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Enforcing U.S. Judgments in Germany

A Focus on Germany

We frequently encounter questions regarding the enforcement of U.S. judgments abroad. This issue can be particularly complex, given the differences in legal systems, procedures, and international treaties. In this article, I will shed light on the process of enforcing U.S. judgments in Germany, highlighting the key steps and considerations for those seeking to navigate this legal terrain.

Understanding the Framework:

The enforcement of foreign judgments in Germany, including those from the United States, falls under the regulations of the German Code of Civil Procedure (Zivilprozessordnung or ZPO). Germany is a party to various international conventions, such as the New York Convention on the Recognition and Enforcement of Foreign Arbitral Awards and the Lugano Convention, which provide a framework for the recognition and enforcement of foreign judgments. However, when it comes to U.S. judgments, certain essential conditions must be met.

  • Jurisdiction:

To enforce a U.S. judgment in Germany, it is crucial to establish that the U.S. court had jurisdiction over the matter. German courts generally require the foreign court to have had international jurisdiction and applied fair and reasonable procedures.

  • Recognition of the Judgment:

The first step in the enforcement process is to seek recognition of the U.S. judgment in Germany. Recognition is often granted when there is reciprocity between the legal systems of the two countries. However, the principle of reciprocity is not explicitly defined in German law, so it is essential to demonstrate that U.S. judgments are recognized in the United States.

  • Confirming the Authenticity of the Judgment:

The U.S. judgment should be properly authenticated, translated into German if necessary, and notarized. These steps are vital to ensure the authenticity and admissibility of the judgment in German courts.

  • Substantive Review:

German courts will not conduct a full review of the merits of the case. However, they will ensure that the U.S. judgment does not violate German public policy (ordre public). This principle acts as a safeguard against enforcing judgments that are contrary to fundamental German legal principles. One caveat here is that the German legal system generally does not recognize punitive damages.

  • Enforcement Proceedings:

Once the U.S. judgment is recognized and considered enforceable in Germany, the creditor can initiate enforcement proceedings. This may include attachment of assets, bank accounts, or other measures to satisfy the judgment debt.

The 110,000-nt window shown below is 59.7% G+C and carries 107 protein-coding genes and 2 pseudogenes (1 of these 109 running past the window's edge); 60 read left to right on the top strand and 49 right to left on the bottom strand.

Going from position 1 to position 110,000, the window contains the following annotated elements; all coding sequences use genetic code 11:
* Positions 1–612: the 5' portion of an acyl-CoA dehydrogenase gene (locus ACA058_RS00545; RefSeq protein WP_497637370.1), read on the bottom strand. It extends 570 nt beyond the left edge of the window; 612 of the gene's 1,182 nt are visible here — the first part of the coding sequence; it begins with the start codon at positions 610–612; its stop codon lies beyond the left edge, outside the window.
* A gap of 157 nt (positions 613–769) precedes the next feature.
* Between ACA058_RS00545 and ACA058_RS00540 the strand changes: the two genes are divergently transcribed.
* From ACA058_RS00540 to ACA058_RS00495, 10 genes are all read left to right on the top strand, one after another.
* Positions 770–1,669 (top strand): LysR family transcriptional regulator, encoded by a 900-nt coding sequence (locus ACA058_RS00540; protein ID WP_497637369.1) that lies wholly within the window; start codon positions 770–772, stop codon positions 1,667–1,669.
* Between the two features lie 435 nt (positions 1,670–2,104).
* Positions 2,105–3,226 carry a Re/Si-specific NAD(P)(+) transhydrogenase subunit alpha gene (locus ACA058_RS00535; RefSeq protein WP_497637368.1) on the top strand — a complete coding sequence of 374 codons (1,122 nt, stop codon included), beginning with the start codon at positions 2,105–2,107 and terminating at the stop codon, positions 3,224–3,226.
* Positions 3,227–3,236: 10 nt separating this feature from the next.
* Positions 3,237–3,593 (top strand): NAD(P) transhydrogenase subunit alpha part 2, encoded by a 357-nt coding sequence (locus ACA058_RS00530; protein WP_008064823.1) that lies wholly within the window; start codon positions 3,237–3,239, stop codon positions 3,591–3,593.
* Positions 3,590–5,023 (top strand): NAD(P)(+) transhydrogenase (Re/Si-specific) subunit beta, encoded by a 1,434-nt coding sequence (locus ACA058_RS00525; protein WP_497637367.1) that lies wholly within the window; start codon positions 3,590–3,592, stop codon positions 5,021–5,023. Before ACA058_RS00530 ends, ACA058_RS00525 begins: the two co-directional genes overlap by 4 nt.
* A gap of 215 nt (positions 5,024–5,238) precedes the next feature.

Challenges and Considerations:

Enforcing a U.S. judgment in Germany is not always straightforward. Challenges may arise due to differences in legal terminology, procedures, and the need for competent legal representation. It is advisable to engage legal counsel with expertise in international and German law to navigate these complexities successfully.

Moreover, the enforcement process can be time-consuming and costly. Parties should be prepared for potential delays, especially if the judgment debtor raises objections or disputes the enforcement.


Enforcing U.S. judgments in Germany is definitely possible and frequently encountered. However, it requires careful consideration of the legal framework, proper documentation, and adherence to German legal procedures. Given the complexities involved, seeking legal counsel with experience in both U.S. and German law is a wise step in ensuring a successful enforcement process. Understanding the nuances of international law and the German legal system is essential for those seeking to enforce U.S. judgments abroad.


The material in this post represents general information and should not be deemed legal advice. Any use of the website DOES NOT create or constitute an attorney-client relationship between German American Real Estate & Immigration Law Center, LLC (law firm) or any employee of or other person associated with the law firm and a user of this website. It is intended as an educational resource for
understanding the laws. Since the law is continually changing, some parts of this website may become outdated before the next update. It is always best to consult an attorney about your legal rights and responsibilities regarding your particular case.

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